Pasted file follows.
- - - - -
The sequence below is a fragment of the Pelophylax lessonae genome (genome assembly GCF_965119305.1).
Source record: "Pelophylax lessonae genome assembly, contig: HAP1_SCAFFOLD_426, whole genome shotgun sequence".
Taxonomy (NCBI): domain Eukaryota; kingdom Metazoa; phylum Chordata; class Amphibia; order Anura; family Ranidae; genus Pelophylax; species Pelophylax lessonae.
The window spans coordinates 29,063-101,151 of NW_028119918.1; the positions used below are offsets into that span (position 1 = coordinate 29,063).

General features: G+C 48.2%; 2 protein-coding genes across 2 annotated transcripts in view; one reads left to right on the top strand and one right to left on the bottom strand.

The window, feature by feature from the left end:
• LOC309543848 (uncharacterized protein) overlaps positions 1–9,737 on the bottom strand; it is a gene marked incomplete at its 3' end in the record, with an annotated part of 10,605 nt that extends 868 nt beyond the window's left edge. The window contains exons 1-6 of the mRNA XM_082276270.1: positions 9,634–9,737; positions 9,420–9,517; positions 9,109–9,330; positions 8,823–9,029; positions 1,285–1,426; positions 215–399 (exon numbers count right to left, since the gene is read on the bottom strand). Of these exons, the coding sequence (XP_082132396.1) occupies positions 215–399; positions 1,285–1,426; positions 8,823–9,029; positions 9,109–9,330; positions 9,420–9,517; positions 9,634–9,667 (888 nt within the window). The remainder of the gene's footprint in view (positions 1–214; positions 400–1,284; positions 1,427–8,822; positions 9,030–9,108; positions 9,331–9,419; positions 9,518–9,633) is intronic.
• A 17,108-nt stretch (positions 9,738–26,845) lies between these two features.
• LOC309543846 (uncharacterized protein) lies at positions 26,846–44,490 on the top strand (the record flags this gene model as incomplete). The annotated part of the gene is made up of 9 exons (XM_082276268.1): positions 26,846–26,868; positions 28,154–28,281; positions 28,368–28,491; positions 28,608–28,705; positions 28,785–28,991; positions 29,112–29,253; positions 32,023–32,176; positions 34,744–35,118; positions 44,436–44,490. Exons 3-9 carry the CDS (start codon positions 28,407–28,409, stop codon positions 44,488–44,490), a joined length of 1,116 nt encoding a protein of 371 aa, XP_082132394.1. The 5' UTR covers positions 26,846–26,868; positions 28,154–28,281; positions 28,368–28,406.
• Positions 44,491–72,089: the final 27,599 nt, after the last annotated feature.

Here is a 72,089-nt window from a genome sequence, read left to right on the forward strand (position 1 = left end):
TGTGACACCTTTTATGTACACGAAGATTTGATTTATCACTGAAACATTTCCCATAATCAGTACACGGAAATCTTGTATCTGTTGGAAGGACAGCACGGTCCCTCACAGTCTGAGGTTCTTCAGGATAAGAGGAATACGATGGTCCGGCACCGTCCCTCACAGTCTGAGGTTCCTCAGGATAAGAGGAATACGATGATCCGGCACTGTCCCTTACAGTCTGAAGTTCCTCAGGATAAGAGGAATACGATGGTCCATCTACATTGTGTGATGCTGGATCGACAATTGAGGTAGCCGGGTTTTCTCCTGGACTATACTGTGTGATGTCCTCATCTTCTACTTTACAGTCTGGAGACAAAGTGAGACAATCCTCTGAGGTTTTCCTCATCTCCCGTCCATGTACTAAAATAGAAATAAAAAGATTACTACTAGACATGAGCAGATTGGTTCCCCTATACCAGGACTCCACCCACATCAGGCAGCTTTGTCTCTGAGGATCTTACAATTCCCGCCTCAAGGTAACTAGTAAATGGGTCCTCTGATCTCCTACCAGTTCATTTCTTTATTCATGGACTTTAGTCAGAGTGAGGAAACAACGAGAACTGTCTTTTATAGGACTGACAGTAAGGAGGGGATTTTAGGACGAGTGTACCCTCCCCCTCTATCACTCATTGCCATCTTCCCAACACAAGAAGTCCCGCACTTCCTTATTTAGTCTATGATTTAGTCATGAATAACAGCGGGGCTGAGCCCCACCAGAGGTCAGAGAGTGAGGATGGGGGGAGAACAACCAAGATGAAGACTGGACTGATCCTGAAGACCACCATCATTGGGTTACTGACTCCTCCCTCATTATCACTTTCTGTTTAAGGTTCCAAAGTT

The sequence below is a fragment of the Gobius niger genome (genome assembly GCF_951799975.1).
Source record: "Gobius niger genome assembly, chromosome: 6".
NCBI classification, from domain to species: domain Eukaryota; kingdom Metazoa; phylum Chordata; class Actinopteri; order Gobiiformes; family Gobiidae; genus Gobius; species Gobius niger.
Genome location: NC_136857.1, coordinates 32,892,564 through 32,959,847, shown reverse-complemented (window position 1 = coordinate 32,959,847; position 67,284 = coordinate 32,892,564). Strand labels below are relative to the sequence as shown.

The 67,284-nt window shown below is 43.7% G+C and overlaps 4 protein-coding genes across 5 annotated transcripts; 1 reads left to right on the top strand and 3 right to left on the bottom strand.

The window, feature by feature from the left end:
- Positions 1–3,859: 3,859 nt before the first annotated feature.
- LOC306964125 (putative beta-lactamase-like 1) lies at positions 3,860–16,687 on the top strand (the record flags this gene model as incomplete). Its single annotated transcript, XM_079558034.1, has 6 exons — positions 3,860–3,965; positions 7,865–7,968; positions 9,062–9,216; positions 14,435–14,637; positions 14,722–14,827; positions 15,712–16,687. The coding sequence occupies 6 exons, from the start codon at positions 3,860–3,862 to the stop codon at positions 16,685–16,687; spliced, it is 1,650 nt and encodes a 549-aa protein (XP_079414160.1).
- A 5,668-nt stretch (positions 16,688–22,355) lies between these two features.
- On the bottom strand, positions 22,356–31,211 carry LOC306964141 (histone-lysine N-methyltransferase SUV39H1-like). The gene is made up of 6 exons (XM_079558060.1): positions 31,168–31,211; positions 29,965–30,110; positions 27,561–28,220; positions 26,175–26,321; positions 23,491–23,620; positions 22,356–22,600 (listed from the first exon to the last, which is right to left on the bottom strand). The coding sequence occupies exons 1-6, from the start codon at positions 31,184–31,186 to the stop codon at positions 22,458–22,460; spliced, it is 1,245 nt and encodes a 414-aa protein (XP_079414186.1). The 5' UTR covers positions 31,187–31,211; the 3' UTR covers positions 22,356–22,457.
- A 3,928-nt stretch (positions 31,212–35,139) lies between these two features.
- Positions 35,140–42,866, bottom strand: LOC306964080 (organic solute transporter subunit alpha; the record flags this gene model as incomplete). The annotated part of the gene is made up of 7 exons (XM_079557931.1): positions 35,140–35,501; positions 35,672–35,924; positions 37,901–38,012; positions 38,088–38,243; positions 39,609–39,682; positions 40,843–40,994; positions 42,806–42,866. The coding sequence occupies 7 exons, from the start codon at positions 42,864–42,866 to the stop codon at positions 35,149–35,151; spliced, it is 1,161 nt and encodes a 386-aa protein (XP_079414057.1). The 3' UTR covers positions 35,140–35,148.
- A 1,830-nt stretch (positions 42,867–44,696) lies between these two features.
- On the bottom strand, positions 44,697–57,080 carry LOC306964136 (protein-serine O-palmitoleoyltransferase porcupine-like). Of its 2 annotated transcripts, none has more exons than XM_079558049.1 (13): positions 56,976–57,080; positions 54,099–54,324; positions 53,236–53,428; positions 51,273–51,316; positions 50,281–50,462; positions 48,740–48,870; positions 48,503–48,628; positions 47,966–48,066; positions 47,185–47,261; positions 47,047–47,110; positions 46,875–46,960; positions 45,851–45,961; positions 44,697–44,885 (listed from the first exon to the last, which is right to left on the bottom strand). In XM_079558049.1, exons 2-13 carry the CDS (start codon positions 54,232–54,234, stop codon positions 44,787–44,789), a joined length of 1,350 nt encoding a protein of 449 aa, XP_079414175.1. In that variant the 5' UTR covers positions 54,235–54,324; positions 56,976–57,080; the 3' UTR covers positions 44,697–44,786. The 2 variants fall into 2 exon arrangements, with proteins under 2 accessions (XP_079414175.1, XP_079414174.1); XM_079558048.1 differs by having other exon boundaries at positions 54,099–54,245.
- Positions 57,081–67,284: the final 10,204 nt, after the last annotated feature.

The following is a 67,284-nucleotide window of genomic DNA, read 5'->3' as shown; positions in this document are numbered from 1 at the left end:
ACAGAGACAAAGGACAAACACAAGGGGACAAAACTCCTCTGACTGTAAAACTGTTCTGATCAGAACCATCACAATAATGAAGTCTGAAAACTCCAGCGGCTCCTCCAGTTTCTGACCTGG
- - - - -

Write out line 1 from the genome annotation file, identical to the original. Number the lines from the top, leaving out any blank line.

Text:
The sequence below is a fragment of the Pelophylax lessonae genome (genome assembly GCF_965119305.1).